No mandatory coronavirus vaccination for Tokyo Olympics, says IOC chief as protestors call for Games to be scrapped

Bach, who is in Japan to bolster confidence in the pandemic-postponed event, said taking a vaccine would be a 'free decision'

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Athletes won't be required to take a coronavirus vaccine to compete at the Tokyo Olympics, IOC chief Thomas Bach said on Tuesday, adding that mandatory shots would be "going too far".

Bach, who is in Tokyo to bolster confidence in the pandemic-postponed event, said taking a vaccine would be a "free decision" for athletes and others involved in the Games.

"There are too many issues to consider. This is a question of private health," the International Olympic Committee president said, during a tour of the Olympic Village.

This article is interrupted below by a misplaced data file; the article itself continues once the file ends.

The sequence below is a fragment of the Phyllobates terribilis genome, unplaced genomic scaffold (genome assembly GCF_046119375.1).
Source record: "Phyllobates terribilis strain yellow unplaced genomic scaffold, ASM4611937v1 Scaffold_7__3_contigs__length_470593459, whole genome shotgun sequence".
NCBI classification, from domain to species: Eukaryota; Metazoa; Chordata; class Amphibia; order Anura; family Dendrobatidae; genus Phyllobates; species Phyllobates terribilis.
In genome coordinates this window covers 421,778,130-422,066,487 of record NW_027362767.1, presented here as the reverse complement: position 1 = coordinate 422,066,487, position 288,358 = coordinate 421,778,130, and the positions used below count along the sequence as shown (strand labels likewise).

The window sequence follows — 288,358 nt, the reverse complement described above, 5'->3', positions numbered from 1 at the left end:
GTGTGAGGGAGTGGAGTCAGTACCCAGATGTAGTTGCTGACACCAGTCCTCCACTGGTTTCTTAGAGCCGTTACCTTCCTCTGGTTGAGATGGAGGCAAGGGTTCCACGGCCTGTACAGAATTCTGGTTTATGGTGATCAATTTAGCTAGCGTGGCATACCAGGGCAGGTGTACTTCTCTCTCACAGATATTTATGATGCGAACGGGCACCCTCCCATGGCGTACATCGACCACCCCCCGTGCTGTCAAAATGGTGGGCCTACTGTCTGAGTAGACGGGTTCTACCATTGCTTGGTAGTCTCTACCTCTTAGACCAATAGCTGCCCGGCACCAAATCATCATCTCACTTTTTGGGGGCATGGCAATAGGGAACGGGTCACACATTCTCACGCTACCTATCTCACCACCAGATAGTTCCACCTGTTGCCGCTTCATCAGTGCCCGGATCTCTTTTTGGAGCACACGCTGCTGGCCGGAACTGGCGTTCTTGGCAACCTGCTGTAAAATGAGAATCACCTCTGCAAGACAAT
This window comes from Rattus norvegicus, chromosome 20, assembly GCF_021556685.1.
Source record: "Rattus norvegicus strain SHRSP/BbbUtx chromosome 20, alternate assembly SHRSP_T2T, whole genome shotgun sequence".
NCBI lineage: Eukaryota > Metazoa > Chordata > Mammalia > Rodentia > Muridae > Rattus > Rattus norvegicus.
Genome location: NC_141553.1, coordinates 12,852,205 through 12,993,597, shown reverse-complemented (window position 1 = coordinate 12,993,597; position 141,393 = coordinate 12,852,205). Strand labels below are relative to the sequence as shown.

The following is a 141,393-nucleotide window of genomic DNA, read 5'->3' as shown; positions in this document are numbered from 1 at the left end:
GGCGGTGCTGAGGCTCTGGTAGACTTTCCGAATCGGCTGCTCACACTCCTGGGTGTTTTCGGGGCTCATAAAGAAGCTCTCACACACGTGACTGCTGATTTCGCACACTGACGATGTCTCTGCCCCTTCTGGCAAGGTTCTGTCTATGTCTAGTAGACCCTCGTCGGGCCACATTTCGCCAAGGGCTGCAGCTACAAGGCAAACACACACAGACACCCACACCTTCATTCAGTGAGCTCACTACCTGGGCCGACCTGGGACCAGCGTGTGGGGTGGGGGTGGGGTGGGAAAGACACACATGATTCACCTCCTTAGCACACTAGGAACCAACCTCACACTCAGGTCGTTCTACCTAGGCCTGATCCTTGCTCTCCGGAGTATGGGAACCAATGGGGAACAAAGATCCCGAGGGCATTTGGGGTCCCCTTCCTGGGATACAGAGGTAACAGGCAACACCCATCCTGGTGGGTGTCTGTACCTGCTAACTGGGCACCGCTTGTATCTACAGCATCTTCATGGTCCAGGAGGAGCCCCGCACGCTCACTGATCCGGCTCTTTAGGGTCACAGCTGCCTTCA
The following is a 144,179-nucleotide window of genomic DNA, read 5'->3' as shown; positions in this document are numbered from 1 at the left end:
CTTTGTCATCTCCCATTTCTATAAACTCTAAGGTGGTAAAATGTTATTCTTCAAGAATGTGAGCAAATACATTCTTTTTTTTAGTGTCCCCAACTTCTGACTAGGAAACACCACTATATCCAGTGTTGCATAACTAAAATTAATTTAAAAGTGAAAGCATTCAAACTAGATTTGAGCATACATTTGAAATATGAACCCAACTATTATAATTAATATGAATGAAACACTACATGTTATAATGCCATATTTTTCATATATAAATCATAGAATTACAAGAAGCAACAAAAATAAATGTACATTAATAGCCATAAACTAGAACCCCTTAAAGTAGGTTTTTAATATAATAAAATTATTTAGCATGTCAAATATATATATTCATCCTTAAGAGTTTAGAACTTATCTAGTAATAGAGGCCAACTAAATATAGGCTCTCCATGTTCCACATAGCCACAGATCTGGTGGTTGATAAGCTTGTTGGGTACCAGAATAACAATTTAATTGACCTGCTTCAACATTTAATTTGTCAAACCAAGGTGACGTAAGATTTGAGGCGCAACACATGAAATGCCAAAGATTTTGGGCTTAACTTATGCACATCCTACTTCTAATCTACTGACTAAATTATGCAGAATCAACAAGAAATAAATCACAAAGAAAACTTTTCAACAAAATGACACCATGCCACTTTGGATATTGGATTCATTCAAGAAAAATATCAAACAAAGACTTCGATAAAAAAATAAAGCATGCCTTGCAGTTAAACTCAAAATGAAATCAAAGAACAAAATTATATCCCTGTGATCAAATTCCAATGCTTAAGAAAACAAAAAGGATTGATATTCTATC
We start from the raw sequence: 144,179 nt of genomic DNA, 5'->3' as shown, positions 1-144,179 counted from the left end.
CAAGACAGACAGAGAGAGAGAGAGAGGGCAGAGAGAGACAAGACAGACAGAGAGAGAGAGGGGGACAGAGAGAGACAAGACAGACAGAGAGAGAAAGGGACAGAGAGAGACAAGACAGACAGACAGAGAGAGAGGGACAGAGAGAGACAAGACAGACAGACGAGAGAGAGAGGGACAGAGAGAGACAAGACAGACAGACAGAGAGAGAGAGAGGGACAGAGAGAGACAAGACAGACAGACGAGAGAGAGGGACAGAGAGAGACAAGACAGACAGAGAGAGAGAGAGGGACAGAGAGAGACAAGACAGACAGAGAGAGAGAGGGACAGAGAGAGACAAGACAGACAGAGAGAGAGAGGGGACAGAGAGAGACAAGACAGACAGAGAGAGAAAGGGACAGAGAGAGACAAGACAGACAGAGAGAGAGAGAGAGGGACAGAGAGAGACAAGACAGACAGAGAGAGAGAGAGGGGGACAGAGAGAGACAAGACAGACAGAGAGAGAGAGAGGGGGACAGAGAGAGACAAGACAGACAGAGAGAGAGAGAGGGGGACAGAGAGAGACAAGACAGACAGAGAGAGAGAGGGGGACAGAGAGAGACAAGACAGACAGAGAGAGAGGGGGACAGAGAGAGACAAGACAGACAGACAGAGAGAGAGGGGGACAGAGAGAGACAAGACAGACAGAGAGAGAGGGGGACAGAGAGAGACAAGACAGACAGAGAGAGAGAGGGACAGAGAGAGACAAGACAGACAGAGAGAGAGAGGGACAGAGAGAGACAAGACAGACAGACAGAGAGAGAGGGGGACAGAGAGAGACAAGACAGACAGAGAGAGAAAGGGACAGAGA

"It is a question also of [the] health conditions of each and every person. It's a question of availability."

However, the IOC will "appeal" to athletes and others to be vaccinated, Bach added, calling it a "sign of respect" for other competitors and the Japanese hosts.

Tokyo 2020 was put back by a year to start next July because of the coronavirus, becoming the first Olympics to be rescheduled in peacetime.

Bach and Japanese organisers have sounded a confident note that the event will go ahead – buoyed by recent positive vaccine trials and a successful international gymnastics event in Tokyo this month.

Bach said the organising committee would take "all the necessary precautionary measures, so that athletes can relax and feel safe".

On Monday, he said the IOC would look to help athletes secure shots if they are available and approved.

Bach's tour of the National Stadium, the main site for next year's Olympics, came against a backdrop of protestors demanding the cancellation of next year's Games over fears that large numbers of visitors to the Japanese capital could cause a massive spike in Covid-19 cases.